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The Met Office - not fit for purpose?

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The Met Office - not fit for purpose?

Old 28th Aug 2009, 06:20
  #81 (permalink)  
 
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My point being, with whatever meteorological sources you have, it's much better to evaluate and - if you like - discuss the risks and chances from a healthy mix of raw data and interpreted forecasts and then establish a strategy to cover those risks, rather than insisting on a precise and perfect weather forecast , which for obvious reasons is impossible.
Probably the most sensible statement on this thread so far.

Thanks for your info SIGMET. You are swimming against the tide on this thread; your informed posts are helpful to us all I'm sure.

Any other Metmen, especially aviation Metmen, out there care to offer your thoughts?

Smithy

Last edited by Captain Smithy; 28th Aug 2009 at 06:20. Reason: Spelling error corrected
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Old 28th Aug 2009, 08:48
  #82 (permalink)  
 
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The "Barbeque Summer" statement was, as usual, twisted by the British Media, who took it to mean that all Summer was going to be roasting hot and blazing sunshine for months on end. In reality the actual comment used by the Met was something along the lines of "65% odds on for a barbeque Summer"
The strap line on the relevant Met Office press release actually said:

'The coming summer is 'odds on for a barbecue summer'
The trumpeting of a barbecue summer was not a product of the British media but rather that of the Met Office's press office and, daresay, some of the over-inflated egos that populate this particular organisation.

If they had been less keen to grab the headlines themselves and instead behaved in a manner more appropriate to a scientific organisation, perhaps the media backlash would have been less severe.
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Old 28th Aug 2009, 09:15
  #83 (permalink)  
 
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And that's all it was, a strap line.

All the lazy media did was latch onto the eye-catching title. Not reporting on the whole forecast, but just the line. Yes, the Met press office could be accused of sexing it up, there again that is their job after all. Its how it gets into the public domain in today's world. But all the barbie Summer was was an eye-catching title to draw people to the forecast, which most probably ignored anyway...

...How many of those moaning so much about the "Barbeque Summer" being "wrong" actually read the Summer forecast and understood the limitations behind it?

The press release is hardly the fault of the forecasters, nor is it their fault when people don't read the forecast properly then moan about it being "wrong"... must be a British thing, moan about the weather then blame it on the forecaster because the Wx is cack... obviously too many bloody Daily Mail readers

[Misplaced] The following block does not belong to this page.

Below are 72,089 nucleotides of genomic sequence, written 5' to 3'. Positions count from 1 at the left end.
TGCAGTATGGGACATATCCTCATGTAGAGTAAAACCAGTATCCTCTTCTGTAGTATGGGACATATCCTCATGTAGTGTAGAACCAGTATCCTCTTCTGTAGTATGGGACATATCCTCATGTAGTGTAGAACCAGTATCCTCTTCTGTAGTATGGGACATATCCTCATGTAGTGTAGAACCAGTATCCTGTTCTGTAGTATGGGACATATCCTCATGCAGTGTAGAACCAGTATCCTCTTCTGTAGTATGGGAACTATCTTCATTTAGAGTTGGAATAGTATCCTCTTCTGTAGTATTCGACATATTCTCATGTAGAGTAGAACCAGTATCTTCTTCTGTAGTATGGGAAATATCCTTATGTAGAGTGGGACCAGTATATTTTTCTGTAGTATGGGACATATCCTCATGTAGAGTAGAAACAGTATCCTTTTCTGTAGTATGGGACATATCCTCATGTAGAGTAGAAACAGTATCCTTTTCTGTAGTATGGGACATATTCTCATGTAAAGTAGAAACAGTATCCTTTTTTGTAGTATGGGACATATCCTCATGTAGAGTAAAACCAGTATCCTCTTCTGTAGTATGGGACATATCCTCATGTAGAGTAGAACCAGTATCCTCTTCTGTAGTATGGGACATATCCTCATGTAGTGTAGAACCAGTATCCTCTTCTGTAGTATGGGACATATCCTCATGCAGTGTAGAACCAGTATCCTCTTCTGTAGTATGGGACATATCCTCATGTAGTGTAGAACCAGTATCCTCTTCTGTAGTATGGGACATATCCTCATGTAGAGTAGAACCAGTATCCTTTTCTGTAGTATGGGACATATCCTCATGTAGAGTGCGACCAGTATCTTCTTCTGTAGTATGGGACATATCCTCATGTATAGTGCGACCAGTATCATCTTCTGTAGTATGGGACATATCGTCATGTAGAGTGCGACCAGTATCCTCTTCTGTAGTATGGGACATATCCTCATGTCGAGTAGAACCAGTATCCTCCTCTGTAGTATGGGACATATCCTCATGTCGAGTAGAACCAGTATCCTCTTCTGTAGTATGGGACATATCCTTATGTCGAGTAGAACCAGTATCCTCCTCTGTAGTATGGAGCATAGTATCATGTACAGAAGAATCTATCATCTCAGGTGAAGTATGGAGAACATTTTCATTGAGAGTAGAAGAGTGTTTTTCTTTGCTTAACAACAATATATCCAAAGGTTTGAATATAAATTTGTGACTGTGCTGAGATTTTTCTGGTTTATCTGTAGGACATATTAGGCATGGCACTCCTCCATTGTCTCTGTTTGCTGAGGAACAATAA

Smithy
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Old 28th Aug 2009, 09:25
  #84 (permalink)  
 
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How many of those moaning so much about the "Barbeque Summer" being "wrong" actually read the Summer forecast and understood the limitations behind it?
I don't recall the Met Office representatives being over-eager to discuss the limitations of the forecast when they were lapping up the media attention at the time of the press release.

Not sure how many Daily Mail readers there are in the Met Office itself but I'm sure they've a few folk who'd jump at the opportunity to appear on I'm A Celebrity.
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Old 28th Aug 2009, 17:20
  #85 (permalink)  
 
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heartwarming

Whilst it is cheering to see professionals closing ranks against the layman, my earlier comments on my perception that the weather forecasts available to the public contain less factual information than previously (preventing an independent assessment of what might happen if the forecast assumptions are amiss), and are also less accurate (over a three day period) stand. I believe the 'old' method used to rely on senior metereologists poring over charts trying to match with historical data and the using judgement. Based on my own experience with very sophisticated physics codes and the intricacies of meshing and interpretation (followed invariably by re-runs), if reliance is now placed on cfd codes no further explanation of the reduced utility is necessary.
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Old 28th Aug 2009, 22:53
  #86 (permalink)  
 
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Strange nobody's posted any actual data. It seems completely pointless to argue on the basis of so-and-so's mum getting drenched - was it last year? - when the nice man said a 60 per cent chance of showers, which isn't *that* much. Bloody BBC, must be the politicians.
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Old 29th Aug 2009, 09:01
  #87 (permalink)